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i-maritime Newsletter

Chavan for coastal ring road in Mumbai - 2011-10-03


The Maharashtra Chief Minister, Mr Prithviraj Chavan, has expressed hope that the Centre will give nod to the proposal of coastal ring road in the city.
Mr Chavan, who got his top bureaucrats to make a presentation to the Prime Minister, Dr Manmohan Singh, on infrastructure development in Mumbai Metropolitan Region (MMR) yesterday, said constructing coastal road by reclaiming land from the sea was not a new concept.
“It has been done earlier with the Marine Drive promenade (south Mumbai) 40 years ago and no ecological problems have been faced,” the Chief Minister said here last night.
Mr Chavan also said the State would not opt for stilt roads, that are the only permitted ones under Coastal Regulation Zone rules, because of security issues. Notably, the rules currently do not permit coastal roads.
“As per the latest CRZ rules, coastal roads are not allowed. Only road on stilt can be constructed. We won't go for stilt road because there are security issues,” he said.
“We are keen that the Planning Commission meeting on October 15 and 16 discusses our proposal and grants in-principle nod. After that we can approach the environment ministry for other clearances,” Mr Chavan said.
The Mumbai Municipal Commissioner, Mr Subodh Kumar, is heading a committee to study the feasibility of coastal ring road or highway in Mumbai and the report in this regard is expected to be ready in about two months. The coastal road proposal is being discussed for the last several years in the State.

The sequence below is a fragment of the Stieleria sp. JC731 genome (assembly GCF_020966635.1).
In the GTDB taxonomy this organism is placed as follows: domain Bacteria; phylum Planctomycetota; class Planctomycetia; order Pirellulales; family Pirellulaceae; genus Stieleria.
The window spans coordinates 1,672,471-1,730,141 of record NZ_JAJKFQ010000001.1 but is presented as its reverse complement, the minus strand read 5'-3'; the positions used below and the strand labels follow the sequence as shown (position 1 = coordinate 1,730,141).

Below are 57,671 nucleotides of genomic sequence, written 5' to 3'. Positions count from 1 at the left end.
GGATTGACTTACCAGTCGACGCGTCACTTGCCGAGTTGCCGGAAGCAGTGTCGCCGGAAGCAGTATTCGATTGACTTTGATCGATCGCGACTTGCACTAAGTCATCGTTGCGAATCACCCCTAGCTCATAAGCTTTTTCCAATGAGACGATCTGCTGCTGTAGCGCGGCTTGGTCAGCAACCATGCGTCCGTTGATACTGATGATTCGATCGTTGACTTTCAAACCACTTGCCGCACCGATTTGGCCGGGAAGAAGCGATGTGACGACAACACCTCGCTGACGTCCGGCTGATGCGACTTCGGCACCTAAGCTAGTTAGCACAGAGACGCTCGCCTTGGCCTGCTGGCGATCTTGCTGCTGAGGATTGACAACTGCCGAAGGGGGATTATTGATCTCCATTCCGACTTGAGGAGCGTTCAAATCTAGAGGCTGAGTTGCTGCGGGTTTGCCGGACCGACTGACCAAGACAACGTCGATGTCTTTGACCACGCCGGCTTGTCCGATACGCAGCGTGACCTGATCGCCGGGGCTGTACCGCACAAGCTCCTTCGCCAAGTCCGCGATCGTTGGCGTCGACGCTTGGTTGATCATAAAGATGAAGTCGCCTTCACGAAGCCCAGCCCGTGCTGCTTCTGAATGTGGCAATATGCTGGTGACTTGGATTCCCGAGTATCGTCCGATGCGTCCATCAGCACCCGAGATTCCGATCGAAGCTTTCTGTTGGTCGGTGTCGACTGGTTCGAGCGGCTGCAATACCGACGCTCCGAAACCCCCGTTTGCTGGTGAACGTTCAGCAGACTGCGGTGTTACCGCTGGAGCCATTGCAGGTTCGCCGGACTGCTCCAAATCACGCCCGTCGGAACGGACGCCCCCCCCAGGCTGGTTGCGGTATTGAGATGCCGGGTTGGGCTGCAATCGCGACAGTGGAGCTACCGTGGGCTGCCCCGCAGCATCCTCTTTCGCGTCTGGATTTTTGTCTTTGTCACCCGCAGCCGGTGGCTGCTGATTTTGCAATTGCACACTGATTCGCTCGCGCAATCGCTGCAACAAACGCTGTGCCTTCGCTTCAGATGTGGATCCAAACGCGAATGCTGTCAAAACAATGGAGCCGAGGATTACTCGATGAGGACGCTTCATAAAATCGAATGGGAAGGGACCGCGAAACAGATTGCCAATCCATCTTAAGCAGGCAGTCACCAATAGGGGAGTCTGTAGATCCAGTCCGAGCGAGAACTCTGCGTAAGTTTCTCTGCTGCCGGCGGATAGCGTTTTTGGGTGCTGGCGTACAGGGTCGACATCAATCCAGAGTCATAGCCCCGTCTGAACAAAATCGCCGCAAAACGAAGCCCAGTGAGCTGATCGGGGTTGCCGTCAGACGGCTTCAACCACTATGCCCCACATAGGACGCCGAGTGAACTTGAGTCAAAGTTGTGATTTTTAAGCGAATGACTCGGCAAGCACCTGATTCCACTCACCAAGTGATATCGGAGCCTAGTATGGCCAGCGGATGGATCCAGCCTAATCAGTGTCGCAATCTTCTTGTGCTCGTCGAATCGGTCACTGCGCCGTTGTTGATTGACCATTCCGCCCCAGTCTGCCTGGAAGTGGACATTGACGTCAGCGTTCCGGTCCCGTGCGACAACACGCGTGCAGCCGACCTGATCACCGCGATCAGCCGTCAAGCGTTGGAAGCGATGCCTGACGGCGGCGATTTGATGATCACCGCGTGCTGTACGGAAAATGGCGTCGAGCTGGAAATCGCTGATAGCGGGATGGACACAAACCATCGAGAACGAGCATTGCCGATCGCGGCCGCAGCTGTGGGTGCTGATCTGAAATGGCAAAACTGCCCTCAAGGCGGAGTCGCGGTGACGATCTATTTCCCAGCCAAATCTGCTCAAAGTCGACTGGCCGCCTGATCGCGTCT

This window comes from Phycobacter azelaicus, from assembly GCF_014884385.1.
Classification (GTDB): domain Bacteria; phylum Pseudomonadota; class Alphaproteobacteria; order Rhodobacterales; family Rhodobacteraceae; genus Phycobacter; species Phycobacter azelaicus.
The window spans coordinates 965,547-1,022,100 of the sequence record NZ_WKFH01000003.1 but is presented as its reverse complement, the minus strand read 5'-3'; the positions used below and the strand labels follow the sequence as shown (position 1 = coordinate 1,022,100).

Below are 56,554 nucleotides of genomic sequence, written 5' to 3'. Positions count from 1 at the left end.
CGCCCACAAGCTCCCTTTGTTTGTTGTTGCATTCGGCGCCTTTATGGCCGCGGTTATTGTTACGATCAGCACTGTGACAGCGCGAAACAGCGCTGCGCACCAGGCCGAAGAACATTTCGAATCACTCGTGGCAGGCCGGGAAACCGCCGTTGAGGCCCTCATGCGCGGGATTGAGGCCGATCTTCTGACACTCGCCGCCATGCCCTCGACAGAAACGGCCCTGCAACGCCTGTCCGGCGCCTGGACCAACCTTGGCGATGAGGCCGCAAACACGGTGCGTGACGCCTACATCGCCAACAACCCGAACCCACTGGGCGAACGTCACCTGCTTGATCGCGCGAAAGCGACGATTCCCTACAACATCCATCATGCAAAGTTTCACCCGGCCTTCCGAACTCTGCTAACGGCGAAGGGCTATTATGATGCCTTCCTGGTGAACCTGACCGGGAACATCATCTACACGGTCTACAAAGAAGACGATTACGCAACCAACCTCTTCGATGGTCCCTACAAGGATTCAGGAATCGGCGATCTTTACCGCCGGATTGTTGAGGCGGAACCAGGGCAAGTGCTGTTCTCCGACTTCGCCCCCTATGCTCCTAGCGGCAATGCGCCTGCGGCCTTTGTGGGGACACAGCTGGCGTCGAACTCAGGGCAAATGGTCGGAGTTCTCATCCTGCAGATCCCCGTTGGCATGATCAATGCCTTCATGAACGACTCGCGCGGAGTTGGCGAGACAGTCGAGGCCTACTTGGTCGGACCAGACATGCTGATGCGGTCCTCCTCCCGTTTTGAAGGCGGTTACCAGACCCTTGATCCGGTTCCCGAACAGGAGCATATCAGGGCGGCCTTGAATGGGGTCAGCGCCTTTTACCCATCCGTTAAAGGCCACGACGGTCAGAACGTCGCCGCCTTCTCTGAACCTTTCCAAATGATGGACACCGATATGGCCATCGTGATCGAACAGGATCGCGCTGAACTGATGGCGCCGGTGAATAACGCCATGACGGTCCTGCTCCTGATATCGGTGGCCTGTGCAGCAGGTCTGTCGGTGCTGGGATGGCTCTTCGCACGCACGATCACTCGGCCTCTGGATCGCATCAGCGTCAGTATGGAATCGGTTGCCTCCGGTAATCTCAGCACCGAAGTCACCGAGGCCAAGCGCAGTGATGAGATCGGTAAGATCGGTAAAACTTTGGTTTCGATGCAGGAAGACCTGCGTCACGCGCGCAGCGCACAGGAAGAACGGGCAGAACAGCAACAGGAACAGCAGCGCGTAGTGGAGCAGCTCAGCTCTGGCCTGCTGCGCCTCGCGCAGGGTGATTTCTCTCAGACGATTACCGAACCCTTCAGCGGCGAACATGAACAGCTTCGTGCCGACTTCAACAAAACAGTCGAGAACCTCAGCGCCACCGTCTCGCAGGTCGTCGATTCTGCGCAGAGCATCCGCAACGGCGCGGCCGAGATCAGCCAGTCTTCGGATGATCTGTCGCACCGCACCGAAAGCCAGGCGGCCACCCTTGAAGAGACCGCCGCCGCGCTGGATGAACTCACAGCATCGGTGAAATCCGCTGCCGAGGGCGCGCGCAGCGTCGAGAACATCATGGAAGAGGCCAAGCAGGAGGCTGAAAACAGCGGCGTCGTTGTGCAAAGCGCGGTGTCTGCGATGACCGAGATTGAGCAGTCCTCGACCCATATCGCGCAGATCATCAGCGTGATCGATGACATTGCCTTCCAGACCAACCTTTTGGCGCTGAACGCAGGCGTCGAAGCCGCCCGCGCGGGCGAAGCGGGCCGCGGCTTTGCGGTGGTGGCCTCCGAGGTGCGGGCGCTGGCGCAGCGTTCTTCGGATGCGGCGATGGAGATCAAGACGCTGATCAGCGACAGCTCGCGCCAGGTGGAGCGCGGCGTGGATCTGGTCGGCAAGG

“What is important is a policy decision in respect of coastal roads. We will need at least Rs 6,000-7,000 crore for it. The coastal ring road, with west to east connectivity, will have tunnels, link roads, coastal roads and stilt road where mangroves grow. It is estimated that the land—fill will be around 42 hectares,” he said.
Mr Chavan said South Korea had reclaimed 1,550 sq km area, Singapore 135 sq km, Hong Kong 86 sq km, Netherlands 7,000 sq km, New York 92 acres and Tokyo 205 acres. No city in the country is eligible to be an international financial centre other than Mumbai, he said.
“The city's problem is unique...it has no space to expand. Mumbai is the engine of growth for the Indian economy,” he said, admitting that land acquisition was emerging as a serious problem. There was growing opposition to the overland metro in Mumbai, he said, adding that the third phase onwards, the government will have to consider underground line.
Giving account of several infrastructure projects that are under way, Mr Chavan said the Alibag-Virar multi-nodal corridor will cost Rs 10,000 crore, Mumbai trans harbour link Rs 10,000 crore, underground metro Rs 18,000 crore, coastal freeway Rs 6,000 crore, Rajiv Aawas Yojana Rs 40,000 crore and the water supply schemes Rs 24,000 crore, Navi Mumbai airport Rs 14,000 crore.
The total estimated cost of these projects will be around Rs 1,38,650 crore, he said, adding that the State wants the Centre to provide substantial funds.
The Chief Minister said that under the national EGS scheme, the State had got only Rs 350 crore while Karnataka had taken Rs 4,000 crore and Andhra Pradesh Rs 6,000 crore but now the State would try and claim its full share from such schemes, he said.
Mr Chavan said he had also apprised the Prime Minister of the growing concern over a large number of companies pulling out of the State because of the Minimum Alternative Tax (MAT) and Dividend Distribution Tax (DDT) on SEZs.

Source: Hindu Business Line